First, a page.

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29th May 2015

Ronan O’Gara rounds on ‘internet warriors’ ahead of Munster’s big day out

Backing for an old teammate

Patrick McCarry

Damn those shadowy figures, lurking behind keyboards and clacking their claptrap.

Ronan O’Gara is one former player who, when he sits down to write a column, does it with the poise and commitment he displayed on the pitch.

In his latest Irish Examiner offering, the former Munster and Ireland out-half covers Matt O’Connor’s axing by Leinster, the upcoming Guinness PRO12 final and the half back pairing that may well lead Anthony Foley’s side to glory.

Perhaps prescient of the extent of Conor Murray’s knee injury, O’Gara focuses on scrum-half Duncan Williams and his fractious relationship with the public, or, to be more specific, ‘internet warriors’.

The 29-year-old has been with Munster for eight years and made his senior debut in 2009. Deputy to the likes of Peter Stringer, Tomás O’Leary and, now, Conor Murray, Williams has started only 40 of his 89 games with the province.

O’Gara has criticised Williams’ performances in the past but believes the bulk of the flak he receives is unwarranted. He states:

‘You have to admire [Williams’] resilience, in every sense. He has come through a huge number of form and injury setbacks, but he has hung on for years at Munster when others have fallen by the wayside… I admire him hugely for sticking with it through all that criticism from internet warriors.’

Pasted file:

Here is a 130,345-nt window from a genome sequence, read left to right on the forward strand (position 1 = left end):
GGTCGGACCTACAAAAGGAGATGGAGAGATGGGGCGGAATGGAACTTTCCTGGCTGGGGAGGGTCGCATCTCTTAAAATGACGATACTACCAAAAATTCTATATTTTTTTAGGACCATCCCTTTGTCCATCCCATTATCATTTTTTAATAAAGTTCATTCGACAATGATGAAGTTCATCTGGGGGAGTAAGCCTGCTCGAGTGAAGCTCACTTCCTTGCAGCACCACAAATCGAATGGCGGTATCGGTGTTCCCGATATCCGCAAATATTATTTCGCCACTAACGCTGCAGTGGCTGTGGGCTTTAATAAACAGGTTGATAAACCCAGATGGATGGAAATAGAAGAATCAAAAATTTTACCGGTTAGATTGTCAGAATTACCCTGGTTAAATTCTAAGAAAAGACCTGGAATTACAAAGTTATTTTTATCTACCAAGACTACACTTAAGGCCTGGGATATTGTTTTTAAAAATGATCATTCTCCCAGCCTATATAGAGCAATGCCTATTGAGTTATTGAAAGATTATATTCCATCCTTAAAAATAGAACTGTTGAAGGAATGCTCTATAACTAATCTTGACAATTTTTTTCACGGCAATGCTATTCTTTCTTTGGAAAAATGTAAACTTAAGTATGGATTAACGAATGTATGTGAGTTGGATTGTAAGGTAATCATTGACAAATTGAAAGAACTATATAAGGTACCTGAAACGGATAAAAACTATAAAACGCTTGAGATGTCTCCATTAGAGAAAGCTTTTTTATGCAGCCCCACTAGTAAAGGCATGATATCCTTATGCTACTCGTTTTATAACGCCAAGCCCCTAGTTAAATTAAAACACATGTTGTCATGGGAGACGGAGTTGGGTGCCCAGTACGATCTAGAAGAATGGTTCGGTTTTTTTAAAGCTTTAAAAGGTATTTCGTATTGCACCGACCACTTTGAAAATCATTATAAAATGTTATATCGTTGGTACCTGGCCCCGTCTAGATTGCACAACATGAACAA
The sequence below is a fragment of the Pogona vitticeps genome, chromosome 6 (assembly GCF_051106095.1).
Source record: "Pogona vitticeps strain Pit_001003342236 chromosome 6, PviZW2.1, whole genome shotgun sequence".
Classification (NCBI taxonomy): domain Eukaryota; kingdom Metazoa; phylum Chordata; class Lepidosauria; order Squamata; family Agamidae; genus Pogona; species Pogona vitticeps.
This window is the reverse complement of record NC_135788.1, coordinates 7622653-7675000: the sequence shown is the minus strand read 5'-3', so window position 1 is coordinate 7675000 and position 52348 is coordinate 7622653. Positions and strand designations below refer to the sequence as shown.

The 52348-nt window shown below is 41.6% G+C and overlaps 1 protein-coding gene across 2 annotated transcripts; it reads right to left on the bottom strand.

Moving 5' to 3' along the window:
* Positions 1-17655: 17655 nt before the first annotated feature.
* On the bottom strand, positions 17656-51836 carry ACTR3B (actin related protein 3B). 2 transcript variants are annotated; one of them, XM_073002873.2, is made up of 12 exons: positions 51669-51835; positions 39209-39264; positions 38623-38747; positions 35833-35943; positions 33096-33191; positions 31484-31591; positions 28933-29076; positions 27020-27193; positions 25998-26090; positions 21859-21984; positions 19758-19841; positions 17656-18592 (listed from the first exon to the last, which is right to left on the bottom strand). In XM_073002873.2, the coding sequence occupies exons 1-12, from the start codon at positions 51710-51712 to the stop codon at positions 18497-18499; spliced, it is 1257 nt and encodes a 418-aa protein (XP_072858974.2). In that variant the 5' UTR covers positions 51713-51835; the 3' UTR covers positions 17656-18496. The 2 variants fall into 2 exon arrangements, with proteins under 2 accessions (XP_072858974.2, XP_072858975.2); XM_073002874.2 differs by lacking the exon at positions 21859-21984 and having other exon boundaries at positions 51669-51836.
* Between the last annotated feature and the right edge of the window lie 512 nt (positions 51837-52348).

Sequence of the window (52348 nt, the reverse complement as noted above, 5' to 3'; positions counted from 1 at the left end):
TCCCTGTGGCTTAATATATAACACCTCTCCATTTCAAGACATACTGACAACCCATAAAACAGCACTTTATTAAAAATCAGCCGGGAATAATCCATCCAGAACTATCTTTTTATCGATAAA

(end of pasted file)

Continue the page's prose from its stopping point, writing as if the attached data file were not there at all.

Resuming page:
In fairness to the internet warriors, Williams has rarely been given an easy ride by many of his own supporters, nor a host of top journalists.

European Rugby Champions Cup Round 5, Allianz Park, London, England 17/1/2015 Saracens vs Munster Munster's Duncan Williams Mandatory Credit ©INPHO/James Crombie

O’Gara does feel that, while he is a fearless player, Williams sometimes forgets he is a scrum-half, and not a back row.

This was certainly evident when he attempted to go low on a charging Billy Vunipola in Munster’s away loss to Saracens in this season’s Champions Cup.

On O’Connor’s departure from Leinster, O’Gara reveals that the Australian was looking for a contract extension by this October, prompting the provincial board to cut their losses.

O’Gara says earning the respect of a playing squad is a daunting task and believes there is no place for a coach to become too friendly with his squad.

There is nothing in the article to indicate O’Gara would be interested in, or open to, the Leinster job. However, he does believe a new coach must help them ‘make the couple of tweaks required to break Toulon and Clermont’s stranglehold on European rugby;.

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